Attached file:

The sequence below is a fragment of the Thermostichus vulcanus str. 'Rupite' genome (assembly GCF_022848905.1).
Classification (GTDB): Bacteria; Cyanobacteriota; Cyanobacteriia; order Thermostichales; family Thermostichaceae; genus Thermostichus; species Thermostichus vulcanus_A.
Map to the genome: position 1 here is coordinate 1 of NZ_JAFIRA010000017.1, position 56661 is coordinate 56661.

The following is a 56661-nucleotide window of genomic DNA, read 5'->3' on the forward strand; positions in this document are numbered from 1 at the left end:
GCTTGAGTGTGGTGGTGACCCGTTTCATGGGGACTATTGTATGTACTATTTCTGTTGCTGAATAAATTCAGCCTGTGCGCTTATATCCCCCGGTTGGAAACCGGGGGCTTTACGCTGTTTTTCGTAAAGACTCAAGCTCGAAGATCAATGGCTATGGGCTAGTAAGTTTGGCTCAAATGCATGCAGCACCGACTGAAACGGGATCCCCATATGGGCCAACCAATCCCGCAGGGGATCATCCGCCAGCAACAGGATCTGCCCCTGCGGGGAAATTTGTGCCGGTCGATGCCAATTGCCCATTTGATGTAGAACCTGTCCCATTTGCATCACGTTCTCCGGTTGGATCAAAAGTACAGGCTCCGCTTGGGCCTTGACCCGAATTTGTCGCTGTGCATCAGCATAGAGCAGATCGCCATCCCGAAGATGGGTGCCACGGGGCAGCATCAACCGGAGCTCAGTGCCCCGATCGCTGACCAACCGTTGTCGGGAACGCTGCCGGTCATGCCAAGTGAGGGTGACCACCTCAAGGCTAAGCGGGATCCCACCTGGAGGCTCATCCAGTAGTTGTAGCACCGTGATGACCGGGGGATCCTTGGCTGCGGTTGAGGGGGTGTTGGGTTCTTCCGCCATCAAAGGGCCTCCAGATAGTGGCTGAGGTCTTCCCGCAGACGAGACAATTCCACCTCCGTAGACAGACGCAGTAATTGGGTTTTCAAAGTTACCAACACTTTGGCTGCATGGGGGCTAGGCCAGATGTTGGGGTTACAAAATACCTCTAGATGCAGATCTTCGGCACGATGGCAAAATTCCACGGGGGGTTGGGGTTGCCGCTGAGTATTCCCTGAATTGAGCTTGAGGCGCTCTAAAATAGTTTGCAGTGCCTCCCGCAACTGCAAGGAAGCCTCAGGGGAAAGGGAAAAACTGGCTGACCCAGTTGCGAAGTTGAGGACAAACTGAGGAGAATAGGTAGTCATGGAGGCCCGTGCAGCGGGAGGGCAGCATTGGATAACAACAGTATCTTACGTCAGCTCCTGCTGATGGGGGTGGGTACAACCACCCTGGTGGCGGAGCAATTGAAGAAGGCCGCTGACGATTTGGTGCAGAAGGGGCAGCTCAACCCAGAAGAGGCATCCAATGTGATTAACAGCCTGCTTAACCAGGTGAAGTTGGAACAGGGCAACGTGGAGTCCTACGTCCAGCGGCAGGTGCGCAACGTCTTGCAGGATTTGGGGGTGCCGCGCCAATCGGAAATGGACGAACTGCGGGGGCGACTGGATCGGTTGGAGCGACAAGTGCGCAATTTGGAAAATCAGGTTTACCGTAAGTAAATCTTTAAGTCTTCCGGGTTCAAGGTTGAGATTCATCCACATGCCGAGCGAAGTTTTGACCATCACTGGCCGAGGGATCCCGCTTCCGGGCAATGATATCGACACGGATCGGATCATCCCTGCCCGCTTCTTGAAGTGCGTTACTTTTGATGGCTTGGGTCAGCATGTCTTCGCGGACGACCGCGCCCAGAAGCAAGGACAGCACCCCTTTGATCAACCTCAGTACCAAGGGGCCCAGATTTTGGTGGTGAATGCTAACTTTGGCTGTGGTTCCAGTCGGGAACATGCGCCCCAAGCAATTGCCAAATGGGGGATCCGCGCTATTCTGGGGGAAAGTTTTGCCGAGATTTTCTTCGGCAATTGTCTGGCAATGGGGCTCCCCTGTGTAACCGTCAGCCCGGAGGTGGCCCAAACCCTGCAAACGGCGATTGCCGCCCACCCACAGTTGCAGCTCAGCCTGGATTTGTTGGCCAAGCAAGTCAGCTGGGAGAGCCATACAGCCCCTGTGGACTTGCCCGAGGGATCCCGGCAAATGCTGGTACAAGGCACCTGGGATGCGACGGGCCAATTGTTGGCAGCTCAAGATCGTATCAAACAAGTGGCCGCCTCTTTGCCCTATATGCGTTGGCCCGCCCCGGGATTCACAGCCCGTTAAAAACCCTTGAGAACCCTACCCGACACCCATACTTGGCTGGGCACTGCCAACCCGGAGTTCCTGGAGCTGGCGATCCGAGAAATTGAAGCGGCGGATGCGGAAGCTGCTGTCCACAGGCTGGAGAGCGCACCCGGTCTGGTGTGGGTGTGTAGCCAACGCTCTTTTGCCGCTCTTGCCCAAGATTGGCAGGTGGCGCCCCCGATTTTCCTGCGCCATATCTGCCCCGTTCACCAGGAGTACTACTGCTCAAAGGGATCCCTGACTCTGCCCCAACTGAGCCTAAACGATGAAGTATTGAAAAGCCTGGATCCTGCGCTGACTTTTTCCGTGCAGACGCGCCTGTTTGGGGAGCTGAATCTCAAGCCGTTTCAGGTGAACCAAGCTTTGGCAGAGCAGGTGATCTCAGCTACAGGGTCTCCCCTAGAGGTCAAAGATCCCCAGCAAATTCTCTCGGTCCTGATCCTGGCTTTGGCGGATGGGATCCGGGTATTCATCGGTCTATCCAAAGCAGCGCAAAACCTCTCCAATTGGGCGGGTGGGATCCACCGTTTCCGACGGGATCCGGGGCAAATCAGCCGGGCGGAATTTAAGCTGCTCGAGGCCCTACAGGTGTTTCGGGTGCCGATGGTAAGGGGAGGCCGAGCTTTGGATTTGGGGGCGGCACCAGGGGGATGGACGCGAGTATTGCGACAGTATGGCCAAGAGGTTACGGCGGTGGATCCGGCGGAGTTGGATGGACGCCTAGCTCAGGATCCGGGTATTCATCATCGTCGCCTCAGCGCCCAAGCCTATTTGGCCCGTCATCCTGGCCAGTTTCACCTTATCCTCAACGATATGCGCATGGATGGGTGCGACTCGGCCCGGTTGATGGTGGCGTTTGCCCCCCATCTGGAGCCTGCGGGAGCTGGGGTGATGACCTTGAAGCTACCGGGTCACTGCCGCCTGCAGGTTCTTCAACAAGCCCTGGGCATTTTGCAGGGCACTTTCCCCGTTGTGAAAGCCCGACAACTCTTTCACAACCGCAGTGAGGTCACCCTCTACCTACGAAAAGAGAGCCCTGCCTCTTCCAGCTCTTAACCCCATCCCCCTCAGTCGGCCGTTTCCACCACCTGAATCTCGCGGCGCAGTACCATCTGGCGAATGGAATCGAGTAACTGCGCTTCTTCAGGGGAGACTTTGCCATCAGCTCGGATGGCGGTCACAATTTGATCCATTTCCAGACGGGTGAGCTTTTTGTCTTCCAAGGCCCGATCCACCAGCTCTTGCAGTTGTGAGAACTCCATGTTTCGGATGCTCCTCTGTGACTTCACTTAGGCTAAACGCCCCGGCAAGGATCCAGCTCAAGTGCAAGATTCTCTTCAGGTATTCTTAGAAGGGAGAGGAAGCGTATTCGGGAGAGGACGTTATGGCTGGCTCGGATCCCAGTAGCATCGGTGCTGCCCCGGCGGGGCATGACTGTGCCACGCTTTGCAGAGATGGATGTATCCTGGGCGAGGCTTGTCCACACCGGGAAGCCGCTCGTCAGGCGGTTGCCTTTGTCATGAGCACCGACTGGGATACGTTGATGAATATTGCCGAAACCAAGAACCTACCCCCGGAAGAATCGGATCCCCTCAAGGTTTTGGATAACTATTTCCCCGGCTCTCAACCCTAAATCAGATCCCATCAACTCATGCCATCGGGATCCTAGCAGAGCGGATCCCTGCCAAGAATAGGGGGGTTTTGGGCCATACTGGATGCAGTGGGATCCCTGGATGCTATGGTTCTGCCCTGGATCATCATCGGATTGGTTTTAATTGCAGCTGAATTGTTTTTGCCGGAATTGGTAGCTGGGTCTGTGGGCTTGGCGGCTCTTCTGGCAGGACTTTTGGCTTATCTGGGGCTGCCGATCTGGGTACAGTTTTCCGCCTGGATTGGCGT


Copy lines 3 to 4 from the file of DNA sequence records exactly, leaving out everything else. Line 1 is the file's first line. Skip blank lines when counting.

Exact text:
Map to the genome: position 1 here is coordinate 1 of NZ_JAFIRA010000017.1, position 56661 is coordinate 56661.

The following is a 56661-nucleotide window of genomic DNA, read 5'->3' on the forward strand; positions in this document are numbered from 1 at the left end: